Nonetheless, peace education faces many challenges and obstacles in our region, starting with the context itself that makes it hard to disseminate — such as the context of continuous physical and psychological wars in Lebanon, Palestine, Syria, Iraq,…
Furthermore, it still is a socially isolated affair. For peace education to have a large-scale impact, there are many conditions that need to be fulfilled, such as support from private institutions and public authorities, sustained interaction between students and their professors, interdependence in completing common tasks, etc.
In the context of both formal and non-formal education, funding for projects and their sustainability are two major challenges. Only elite schools and universities can offer sufficiently long training and the much needed follow-up support as inequalities and discrimination are a major challenge. In fact, they do not disappear when the classroom doors close or when they open again; students may continue pursuing opposing agendas, especially when they have unsupportive home environments.
Even when they are equipped with a new way of perceiving themselves and the “others”, the students enter into a collision course with their social surroundings and their “unquestionable truths” through their homes, neighborhoods, sectarian communities, political parties, and the media. In my opinion, peace education should be considered a public good and, as such, should be offered as a free service to all.
Youth represent the largest group in the region, and they are exposed to an increasing number of vulnerabilities, threats, and challenges. The lack of economic, educational, and leadership opportunities limits the youth’s full potential for contribution to their families and communities, and for sustainable development and peace.
Facing these challenges requires investment in youth education, active participation, visibility and empowerment. Such investment must target youth from all cultural and religious backgrounds, including young people from disparate communities, as well as young people with disabilities and vulnerable or marginalized youth.
Clearly, this investment will not be a waste, for a culture of peace is needed to build prosperous countries and inclusive societies, and this culture is not an unattainable ideal. It is a culture we can make, embody, and share.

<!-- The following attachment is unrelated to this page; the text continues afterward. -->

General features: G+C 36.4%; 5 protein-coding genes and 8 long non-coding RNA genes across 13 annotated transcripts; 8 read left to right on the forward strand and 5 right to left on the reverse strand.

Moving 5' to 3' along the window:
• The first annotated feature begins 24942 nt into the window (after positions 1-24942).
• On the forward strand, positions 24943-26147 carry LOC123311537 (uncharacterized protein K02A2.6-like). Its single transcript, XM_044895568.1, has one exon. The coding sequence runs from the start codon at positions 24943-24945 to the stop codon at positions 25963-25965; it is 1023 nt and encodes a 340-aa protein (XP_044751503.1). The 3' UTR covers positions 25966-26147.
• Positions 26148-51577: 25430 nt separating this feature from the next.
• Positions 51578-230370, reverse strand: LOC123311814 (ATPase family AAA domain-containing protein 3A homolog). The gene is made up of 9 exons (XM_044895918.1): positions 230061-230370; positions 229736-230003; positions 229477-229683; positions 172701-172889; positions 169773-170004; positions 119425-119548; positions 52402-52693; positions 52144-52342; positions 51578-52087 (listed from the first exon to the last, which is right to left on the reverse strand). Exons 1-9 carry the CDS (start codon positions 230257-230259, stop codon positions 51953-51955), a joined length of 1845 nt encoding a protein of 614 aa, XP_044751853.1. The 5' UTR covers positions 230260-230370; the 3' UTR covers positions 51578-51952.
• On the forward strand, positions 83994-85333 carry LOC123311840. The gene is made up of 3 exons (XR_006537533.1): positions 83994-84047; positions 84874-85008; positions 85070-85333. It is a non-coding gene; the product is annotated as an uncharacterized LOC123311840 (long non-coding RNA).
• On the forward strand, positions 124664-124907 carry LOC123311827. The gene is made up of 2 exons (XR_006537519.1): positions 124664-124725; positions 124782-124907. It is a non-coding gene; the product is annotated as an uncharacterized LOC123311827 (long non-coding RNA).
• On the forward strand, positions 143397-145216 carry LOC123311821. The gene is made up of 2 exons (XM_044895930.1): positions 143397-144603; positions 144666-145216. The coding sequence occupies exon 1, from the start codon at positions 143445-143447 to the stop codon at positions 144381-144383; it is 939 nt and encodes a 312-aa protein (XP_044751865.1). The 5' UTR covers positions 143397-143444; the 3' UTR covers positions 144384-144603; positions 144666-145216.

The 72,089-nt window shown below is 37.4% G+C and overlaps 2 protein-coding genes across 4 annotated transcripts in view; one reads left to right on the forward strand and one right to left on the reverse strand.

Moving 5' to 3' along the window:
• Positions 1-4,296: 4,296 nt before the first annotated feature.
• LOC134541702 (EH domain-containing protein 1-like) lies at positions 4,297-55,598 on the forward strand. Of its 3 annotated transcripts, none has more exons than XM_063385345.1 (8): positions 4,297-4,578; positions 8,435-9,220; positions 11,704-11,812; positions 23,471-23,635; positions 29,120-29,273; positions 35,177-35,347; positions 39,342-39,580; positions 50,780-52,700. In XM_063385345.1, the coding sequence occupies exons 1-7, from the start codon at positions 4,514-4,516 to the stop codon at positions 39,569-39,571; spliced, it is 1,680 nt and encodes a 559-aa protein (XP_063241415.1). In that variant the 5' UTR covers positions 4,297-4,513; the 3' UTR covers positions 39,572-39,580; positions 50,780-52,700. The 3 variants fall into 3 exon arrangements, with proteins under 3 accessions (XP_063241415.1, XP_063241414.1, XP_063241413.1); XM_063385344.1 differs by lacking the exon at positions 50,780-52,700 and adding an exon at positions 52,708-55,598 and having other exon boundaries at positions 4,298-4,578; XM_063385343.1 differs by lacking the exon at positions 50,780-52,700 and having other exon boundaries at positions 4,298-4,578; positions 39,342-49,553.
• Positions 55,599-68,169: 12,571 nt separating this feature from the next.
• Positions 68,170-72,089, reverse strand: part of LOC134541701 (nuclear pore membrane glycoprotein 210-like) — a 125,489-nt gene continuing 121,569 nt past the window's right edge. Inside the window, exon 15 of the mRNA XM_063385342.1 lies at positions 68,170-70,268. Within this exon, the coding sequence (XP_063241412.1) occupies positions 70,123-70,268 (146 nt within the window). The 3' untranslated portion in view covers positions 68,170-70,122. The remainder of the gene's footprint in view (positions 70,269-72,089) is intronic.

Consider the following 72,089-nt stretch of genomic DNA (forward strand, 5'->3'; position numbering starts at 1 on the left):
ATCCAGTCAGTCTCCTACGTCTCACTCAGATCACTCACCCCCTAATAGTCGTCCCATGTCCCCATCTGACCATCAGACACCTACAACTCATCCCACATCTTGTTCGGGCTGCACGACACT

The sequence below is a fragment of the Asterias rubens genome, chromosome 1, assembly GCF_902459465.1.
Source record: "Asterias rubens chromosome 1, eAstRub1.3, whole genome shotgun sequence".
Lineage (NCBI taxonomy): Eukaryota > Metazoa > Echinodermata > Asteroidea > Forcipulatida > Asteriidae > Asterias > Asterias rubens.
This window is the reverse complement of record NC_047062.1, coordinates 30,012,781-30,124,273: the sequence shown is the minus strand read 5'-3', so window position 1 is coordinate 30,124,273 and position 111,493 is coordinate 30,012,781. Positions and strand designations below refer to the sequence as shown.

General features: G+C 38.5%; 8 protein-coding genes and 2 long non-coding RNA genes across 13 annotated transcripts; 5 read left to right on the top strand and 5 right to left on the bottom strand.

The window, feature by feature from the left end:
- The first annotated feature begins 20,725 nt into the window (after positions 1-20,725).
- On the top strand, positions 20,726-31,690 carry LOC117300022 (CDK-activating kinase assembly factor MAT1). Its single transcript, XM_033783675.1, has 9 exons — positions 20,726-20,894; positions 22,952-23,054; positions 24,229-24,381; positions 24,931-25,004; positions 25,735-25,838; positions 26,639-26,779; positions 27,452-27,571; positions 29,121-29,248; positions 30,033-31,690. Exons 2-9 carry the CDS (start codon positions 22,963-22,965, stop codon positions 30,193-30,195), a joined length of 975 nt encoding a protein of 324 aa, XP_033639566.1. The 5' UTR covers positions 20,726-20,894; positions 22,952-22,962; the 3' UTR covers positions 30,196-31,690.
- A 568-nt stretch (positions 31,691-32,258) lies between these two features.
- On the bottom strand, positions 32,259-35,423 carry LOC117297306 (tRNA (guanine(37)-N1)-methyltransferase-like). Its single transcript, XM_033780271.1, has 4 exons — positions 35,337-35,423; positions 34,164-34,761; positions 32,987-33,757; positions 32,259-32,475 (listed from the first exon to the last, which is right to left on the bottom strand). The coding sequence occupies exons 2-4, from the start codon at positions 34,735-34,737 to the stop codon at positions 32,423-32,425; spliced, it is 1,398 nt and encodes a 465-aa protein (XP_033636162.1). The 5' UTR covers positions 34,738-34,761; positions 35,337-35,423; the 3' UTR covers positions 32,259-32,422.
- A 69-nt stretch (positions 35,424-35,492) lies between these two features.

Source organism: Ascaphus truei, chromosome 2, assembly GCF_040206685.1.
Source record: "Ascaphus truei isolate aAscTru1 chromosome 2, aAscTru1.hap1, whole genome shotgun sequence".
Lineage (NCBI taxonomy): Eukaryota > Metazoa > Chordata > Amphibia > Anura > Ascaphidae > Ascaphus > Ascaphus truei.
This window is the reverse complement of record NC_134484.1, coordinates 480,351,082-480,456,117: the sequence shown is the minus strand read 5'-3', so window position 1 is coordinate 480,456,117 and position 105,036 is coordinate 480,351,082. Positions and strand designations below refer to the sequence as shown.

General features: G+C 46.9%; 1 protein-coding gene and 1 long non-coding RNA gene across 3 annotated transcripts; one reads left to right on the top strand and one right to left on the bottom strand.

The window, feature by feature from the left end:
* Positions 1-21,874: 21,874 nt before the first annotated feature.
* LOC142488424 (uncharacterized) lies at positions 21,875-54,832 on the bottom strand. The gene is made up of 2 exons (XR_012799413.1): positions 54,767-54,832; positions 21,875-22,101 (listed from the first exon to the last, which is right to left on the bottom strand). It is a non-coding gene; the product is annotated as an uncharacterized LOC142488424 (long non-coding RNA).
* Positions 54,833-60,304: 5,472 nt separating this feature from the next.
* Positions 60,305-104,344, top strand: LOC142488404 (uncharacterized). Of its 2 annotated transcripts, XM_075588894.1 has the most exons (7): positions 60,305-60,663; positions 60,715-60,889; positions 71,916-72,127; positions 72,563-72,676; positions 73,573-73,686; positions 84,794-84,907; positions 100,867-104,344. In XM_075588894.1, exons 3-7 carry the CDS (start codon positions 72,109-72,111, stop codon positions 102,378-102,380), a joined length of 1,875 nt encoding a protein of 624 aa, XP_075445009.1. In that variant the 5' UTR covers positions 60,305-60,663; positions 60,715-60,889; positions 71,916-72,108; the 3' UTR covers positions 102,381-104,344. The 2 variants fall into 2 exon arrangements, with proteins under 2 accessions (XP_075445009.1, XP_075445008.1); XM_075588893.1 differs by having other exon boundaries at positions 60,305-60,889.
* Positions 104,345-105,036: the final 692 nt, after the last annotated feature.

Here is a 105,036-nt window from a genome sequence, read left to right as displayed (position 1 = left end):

By, Dr. Pamela Chrabieh, Director of SPNC Learning & Communication Expertise, University Professor, & Visual Artist.
Mon entrevue cet après-midi sur Radio France Internationale (RFI) sur la révolution des femmes au Liban. A partir de la minute 33. Merci à Emmanuelle Bastide pour l’invitation!
“Depuis le 17 octobre, la population libanaise occupe la rue. A l’origine des contestations qui a rassemblé jusqu’à 1,5 millions de personnes, soit 20% de la population du pays, l’annonce d’une taxe sur la messagerie WhatsApp. Le pays a été immobilisé et le premier ministre a annoncé sa démission. Mais le mouvement ne faiblit pas et dénonce désormais les défaillances de l’Etat. Pénuries d’électricité et de gaz, chômage endémique, mariages précoces, dette abyssale, violences conjugales : quelles sont les revendications de la population dans ce pays où l’âge médian est de 29 ans?
Bilal TARABAY, Journaliste pigiste franco libanais à France 24, photojournaliste pour l’agence le pictorium, agence indépendante
Dalia OBEID, libanaise, activiste installée en France qui a beaucoup agi en faveur du mariage civil.
Souraya KARAM, étudiante en relations internationales et histoire à l’Université St Joseph de Beyrouth.
Pamela CHRABIEH, activiste féministe et pour la paix depuis 20 ans, docteur en sciences des religions, habite dans les environs de Beyrouth.
Mira MINKARA, guide touristique à Tripoli, fondatrice de « Mira’s guided tour » qui propose des visites guidées culturelles et historique de la ville”.
Dr. PAMELA CHRABIEH’S video conference has been screened a few days ago in Bangkok – Thailand.
STANDING TOGETHER IN A WORLD DIVIDED – Consultation developed by the Presbyterian World Mission and the Advisory Committee on Social Witness Policy (ACSWP) of the Presbyterian Church (U.S.A.), (PCUSA). Bangkok – Thailand, November 1-6, 2019. The paper will be available in due time (“Christian Responses in Western Asia: Case Studies”).